In 2015, IMBA conducted a user survey in order to better understand the concerns of mountain bicyclists and other trail users regarding eMTB use on natural surface trails. A short set of questions assessed the range of concerns from mountain bicyclists and other trail users regarding eMTB use on natural surface and non-motorized trails.

 
Summary of State and Federal Regulations

Within the context of public lands and land use, there is no uniform law that dictates what uses may or may not be allowed on any given property. This document examines the regulatory status of eMTBs on state and federal public lands in the United States and the potential to influence future access designation. In order to understand the complexity of land use regulations in the U.S., it is important to have a preliminary understanding of the allocation of regulatory and legislative powers of individual states (and the local entities therein) and the federal government.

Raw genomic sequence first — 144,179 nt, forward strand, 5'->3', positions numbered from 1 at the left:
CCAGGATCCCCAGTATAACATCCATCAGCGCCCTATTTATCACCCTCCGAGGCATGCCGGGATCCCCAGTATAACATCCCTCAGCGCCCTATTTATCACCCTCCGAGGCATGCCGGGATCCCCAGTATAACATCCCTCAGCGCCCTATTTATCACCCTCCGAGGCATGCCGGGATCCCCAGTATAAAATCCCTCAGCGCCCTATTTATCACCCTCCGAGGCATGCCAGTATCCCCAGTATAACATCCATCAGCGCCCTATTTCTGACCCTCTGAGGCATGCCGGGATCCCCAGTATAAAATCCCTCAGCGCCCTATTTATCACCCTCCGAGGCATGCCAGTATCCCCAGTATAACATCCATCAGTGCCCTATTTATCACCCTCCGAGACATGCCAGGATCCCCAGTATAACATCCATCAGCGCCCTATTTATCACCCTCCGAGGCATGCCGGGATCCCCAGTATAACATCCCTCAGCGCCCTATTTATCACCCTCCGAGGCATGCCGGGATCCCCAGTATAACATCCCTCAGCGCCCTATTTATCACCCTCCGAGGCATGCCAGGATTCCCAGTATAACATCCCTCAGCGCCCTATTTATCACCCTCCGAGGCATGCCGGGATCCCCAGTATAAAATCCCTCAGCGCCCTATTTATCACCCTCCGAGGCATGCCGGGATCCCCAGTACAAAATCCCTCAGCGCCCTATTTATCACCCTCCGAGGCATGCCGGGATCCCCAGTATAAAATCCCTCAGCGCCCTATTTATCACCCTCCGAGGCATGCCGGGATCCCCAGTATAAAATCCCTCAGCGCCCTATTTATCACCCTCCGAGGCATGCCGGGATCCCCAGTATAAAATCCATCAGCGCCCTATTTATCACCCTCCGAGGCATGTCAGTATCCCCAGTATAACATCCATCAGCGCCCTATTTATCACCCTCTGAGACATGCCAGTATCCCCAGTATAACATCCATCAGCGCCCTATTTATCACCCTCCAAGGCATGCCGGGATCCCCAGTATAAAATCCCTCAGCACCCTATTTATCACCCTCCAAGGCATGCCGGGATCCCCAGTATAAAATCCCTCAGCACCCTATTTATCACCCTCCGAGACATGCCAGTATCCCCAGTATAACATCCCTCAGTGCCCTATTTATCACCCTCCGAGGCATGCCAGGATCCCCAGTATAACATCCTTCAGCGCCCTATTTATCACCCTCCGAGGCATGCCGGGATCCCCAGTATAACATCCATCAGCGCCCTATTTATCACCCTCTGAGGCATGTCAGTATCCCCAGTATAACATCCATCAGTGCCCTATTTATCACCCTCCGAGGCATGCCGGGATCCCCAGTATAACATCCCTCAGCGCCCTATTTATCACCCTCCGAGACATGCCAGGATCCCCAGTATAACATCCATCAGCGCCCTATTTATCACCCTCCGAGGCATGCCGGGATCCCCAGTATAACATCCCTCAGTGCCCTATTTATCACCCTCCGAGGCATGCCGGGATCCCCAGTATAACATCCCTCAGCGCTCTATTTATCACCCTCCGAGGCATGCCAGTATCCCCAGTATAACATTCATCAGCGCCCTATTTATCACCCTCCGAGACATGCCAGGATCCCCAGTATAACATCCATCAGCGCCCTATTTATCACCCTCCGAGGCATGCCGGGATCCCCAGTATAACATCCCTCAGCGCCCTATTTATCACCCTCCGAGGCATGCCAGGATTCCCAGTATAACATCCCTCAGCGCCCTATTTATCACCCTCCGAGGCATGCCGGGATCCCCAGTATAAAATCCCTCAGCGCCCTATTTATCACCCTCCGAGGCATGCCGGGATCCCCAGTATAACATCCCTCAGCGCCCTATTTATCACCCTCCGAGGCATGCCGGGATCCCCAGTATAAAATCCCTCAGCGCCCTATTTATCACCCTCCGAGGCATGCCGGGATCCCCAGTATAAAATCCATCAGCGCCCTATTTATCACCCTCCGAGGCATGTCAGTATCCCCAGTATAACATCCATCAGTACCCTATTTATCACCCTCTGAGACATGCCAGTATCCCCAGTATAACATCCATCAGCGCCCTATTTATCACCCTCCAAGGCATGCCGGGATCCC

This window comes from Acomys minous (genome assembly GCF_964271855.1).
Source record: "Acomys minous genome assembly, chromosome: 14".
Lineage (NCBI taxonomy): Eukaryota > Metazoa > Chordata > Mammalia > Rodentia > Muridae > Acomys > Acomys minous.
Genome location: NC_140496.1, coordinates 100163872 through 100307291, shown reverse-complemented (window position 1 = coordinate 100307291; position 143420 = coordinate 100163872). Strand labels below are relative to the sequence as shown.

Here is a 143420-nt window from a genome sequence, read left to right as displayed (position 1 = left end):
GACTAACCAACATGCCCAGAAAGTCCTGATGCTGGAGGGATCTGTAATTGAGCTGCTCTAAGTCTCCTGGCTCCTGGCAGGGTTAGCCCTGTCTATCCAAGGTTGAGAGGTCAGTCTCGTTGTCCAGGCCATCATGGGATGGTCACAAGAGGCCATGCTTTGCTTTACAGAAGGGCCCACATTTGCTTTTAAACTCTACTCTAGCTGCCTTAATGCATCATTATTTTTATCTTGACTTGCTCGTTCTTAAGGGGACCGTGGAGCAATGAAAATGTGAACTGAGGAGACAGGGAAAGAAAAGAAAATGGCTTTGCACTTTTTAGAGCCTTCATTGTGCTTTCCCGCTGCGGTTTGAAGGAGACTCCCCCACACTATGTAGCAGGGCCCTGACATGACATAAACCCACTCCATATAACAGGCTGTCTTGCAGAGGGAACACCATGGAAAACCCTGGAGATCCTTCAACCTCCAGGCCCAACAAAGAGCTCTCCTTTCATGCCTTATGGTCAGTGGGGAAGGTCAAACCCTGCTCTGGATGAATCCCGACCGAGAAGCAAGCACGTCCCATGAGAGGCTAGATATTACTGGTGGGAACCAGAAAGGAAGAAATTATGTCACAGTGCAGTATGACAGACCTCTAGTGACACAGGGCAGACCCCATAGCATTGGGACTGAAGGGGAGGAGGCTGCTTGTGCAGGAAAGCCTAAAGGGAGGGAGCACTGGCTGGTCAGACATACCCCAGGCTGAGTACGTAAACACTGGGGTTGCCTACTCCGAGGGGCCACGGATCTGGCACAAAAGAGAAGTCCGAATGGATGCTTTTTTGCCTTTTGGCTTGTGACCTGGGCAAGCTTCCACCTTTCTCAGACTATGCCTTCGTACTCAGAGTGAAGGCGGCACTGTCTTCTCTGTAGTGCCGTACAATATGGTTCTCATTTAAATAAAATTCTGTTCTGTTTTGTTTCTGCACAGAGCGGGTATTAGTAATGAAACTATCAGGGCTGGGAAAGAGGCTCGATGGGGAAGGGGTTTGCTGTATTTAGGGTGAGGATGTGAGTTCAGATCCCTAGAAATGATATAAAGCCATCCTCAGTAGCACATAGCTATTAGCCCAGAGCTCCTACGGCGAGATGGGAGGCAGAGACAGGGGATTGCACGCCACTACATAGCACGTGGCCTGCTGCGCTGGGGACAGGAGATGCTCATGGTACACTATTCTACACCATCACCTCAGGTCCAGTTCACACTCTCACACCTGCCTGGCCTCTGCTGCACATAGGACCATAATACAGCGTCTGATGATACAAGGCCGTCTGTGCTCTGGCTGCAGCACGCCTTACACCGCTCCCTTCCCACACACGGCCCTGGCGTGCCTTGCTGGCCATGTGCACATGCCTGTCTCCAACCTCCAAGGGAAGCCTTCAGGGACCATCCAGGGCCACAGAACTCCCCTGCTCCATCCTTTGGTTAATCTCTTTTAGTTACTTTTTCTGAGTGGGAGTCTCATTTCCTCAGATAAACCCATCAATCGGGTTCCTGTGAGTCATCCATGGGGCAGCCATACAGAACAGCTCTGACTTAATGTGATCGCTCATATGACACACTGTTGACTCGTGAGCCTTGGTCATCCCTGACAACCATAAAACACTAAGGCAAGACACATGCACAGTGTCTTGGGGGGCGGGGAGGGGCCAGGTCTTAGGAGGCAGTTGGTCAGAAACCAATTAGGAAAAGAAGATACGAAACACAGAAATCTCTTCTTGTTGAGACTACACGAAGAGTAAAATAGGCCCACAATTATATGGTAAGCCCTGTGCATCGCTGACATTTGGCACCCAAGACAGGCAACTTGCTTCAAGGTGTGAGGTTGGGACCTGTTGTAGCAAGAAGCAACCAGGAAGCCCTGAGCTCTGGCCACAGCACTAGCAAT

State by State eMTB Policy Inventory (from PeopleForBikes)

This chart presents a state-by-state breakdown of eMTB policies, allowances and links to more information.

 
U.S. Forest Service Guidance on "Electric Bikes and Trail Management"

As of 2016, the USFS classifies eMTBs as motorized vehicles. They are only allowed on roads and trails open to motor vehicles and/or motorcycles, with possible local exceptions if they are based on existing rules and go through the appropriate public and environmental processes for altering access to trails.   

 
Bureau of Land Management guidance on "Electric Powered Bicycles on Public Lands"

As of 2015, prior to the August 2019 executive order from the Department of the Interior, the BLM classified eMTBs as motorized vehicles. This document specifically states that the BLM managed eMTB access in the same way that the USFS does.